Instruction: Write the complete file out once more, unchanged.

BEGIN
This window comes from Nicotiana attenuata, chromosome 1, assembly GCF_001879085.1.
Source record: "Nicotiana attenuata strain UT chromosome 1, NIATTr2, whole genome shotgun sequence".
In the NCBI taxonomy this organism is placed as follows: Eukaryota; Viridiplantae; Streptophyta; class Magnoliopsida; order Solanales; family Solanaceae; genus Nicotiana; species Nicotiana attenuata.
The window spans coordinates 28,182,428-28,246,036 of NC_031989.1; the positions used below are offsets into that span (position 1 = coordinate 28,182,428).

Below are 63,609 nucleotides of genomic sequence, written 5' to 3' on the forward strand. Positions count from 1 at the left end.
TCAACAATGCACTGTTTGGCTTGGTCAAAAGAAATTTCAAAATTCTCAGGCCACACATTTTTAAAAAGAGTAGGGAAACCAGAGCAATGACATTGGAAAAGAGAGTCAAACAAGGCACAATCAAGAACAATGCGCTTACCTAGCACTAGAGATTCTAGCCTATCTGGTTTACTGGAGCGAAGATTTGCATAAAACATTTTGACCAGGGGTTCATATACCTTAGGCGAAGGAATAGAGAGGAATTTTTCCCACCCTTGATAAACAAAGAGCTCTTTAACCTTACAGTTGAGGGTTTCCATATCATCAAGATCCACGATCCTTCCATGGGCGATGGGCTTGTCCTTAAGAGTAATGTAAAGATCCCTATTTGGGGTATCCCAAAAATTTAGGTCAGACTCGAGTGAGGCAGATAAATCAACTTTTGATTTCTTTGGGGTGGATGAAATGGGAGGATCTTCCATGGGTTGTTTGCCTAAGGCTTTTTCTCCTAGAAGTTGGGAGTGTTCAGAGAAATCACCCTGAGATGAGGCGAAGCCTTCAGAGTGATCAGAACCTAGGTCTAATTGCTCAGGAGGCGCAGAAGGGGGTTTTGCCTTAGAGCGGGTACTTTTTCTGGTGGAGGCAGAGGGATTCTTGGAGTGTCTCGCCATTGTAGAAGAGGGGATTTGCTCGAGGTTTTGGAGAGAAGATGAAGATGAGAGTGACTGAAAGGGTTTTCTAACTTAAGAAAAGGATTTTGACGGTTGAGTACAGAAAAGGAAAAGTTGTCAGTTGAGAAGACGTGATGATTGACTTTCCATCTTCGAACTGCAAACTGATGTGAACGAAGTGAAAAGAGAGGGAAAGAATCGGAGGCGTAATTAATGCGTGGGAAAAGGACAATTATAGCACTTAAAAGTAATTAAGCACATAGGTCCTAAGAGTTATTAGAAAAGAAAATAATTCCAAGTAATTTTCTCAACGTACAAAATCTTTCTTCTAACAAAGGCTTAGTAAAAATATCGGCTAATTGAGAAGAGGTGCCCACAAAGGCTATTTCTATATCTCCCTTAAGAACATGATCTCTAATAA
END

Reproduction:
This window comes from Nicotiana attenuata, chromosome 1, assembly GCF_001879085.1.
Source record: "Nicotiana attenuata strain UT chromosome 1, NIATTr2, whole genome shotgun sequence".
In the NCBI taxonomy this organism is placed as follows: Eukaryota; Viridiplantae; Streptophyta; class Magnoliopsida; order Solanales; family Solanaceae; genus Nicotiana; species Nicotiana attenuata.
The window spans coordinates 28,182,428-28,246,036 of NC_031989.1; the positions used below are offsets into that span (position 1 = coordinate 28,182,428).

Below are 63,609 nucleotides of genomic sequence, written 5' to 3' on the forward strand. Positions count from 1 at the left end.
TCAACAATGCACTGTTTGGCTTGGTCAAAAGAAATTTCAAAATTCTCAGGCCACACATTTTTAAAAAGAGTAGGGAAACCAGAGCAATGACATTGGAAAAGAGAGTCAAACAAGGCACAATCAAGAACAATGCGCTTACCTAGCACTAGAGATTCTAGCCTATCTGGTTTACTGGAGCGAAGATTTGCATAAAACATTTTGACCAGGGGTTCATATACCTTAGGCGAAGGAATAGAGAGGAATTTTTCCCACCCTTGATAAACAAAGAGCTCTTTAACCTTACAGTTGAGGGTTTCCATATCATCAAGATCCACGATCCTTCCATGGGCGATGGGCTTGTCCTTAAGAGTAATGTAAAGATCCCTATTTGGGGTATCCCAAAAATTTAGGTCAGACTCGAGTGAGGCAGATAAATCAACTTTTGATTTCTTTGGGGTGGATGAAATGGGAGGATCTTCCATGGGTTGTTTGCCTAAGGCTTTTTCTCCTAGAAGTTGGGAGTGTTCAGAGAAATCACCCTGAGATGAGGCGAAGCCTTCAGAGTGATCAGAACCTAGGTCTAATTGCTCAGGAGGCGCAGAAGGGGGTTTTGCCTTAGAGCGGGTACTTTTTCTGGTGGAGGCAGAGGGATTCTTGGAGTGTCTCGCCATTGTAGAAGAGGGGATTTGCTCGAGGTTTTGGAGAGAAGATGAAGATGAGAGTGACTGAAAGGGTTTTCTAACTTAAGAAAAGGATTTTGACGGTTGAGTACAGAAAAGGAAAAGTTGTCAGTTGAGAAGACGTGATGATTGACTTTCCATCTTCGAACTGCAAACTGATGTGAACGAAGTGAAAAGAGAGGGAAAGAATCGGAGGCGTAATTAATGCGTGGGAAAAGGACAATTATAGCACTTAAAAGTAATTAAGCACATAGGTCCTAAGAGTTATTAGAAAAGAAAATAATTCCAAGTAATTTTCTCAACGTACAAAATCTTTCTTCTAACAAAGGCTTAGTAAAAATATCGGCTAATTGAGAAGAGGTGCCCACAAAGGCTATTTCTATATCTCCCTTAAGAACATGATCTCTAATAA